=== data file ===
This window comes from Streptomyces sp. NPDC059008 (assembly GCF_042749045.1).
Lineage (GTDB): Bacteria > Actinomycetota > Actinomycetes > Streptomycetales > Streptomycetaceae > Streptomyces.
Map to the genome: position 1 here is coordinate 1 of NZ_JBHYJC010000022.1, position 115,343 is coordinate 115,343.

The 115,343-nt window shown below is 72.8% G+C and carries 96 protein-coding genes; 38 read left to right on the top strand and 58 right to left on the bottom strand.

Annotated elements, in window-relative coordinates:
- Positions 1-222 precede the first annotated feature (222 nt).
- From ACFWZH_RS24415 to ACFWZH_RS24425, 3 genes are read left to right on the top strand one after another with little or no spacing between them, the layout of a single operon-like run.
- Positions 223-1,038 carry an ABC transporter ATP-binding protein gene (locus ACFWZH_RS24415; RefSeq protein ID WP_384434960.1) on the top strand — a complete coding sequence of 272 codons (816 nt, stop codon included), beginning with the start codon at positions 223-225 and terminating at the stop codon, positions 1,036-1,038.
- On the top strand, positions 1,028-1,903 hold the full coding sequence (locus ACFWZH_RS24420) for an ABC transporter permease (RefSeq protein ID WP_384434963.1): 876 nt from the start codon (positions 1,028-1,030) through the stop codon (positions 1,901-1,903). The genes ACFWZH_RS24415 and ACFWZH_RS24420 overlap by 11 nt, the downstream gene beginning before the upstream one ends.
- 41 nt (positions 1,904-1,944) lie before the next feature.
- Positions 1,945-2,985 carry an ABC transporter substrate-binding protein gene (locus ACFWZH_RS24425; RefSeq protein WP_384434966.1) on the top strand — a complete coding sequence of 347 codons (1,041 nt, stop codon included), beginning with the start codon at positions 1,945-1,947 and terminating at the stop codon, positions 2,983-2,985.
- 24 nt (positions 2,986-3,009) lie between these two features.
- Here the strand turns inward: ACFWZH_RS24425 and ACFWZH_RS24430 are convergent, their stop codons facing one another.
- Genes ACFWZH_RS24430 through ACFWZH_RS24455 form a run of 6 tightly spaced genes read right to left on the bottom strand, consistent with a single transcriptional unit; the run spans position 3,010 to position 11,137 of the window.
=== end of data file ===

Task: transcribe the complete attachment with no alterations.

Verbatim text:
This window comes from Streptomyces sp. NPDC059008 (assembly GCF_042749045.1).
Lineage (GTDB): Bacteria > Actinomycetota > Actinomycetes > Streptomycetales > Streptomycetaceae > Streptomyces.
Map to the genome: position 1 here is coordinate 1 of NZ_JBHYJC010000022.1, position 115,343 is coordinate 115,343.

The 115,343-nt window shown below is 72.8% G+C and carries 96 protein-coding genes; 38 read left to right on the top strand and 58 right to left on the bottom strand.

Annotated elements, in window-relative coordinates:
- Positions 1-222 precede the first annotated feature (222 nt).
- From ACFWZH_RS24415 to ACFWZH_RS24425, 3 genes are read left to right on the top strand one after another with little or no spacing between them, the layout of a single operon-like run.
- Positions 223-1,038 carry an ABC transporter ATP-binding protein gene (locus ACFWZH_RS24415; RefSeq protein ID WP_384434960.1) on the top strand — a complete coding sequence of 272 codons (816 nt, stop codon included), beginning with the start codon at positions 223-225 and terminating at the stop codon, positions 1,036-1,038.
- On the top strand, positions 1,028-1,903 hold the full coding sequence (locus ACFWZH_RS24420) for an ABC transporter permease (RefSeq protein ID WP_384434963.1): 876 nt from the start codon (positions 1,028-1,030) through the stop codon (positions 1,901-1,903). The genes ACFWZH_RS24415 and ACFWZH_RS24420 overlap by 11 nt, the downstream gene beginning before the upstream one ends.
- 41 nt (positions 1,904-1,944) lie before the next feature.
- Positions 1,945-2,985 carry an ABC transporter substrate-binding protein gene (locus ACFWZH_RS24425; RefSeq protein WP_384434966.1) on the top strand — a complete coding sequence of 347 codons (1,041 nt, stop codon included), beginning with the start codon at positions 1,945-1,947 and terminating at the stop codon, positions 2,983-2,985.
- 24 nt (positions 2,986-3,009) lie between these two features.
- Here the strand turns inward: ACFWZH_RS24425 and ACFWZH_RS24430 are convergent, their stop codons facing one another.
- Genes ACFWZH_RS24430 through ACFWZH_RS24455 form a run of 6 tightly spaced genes read right to left on the bottom strand, consistent with a single transcriptional unit; the run spans position 3,010 to position 11,137 of the window.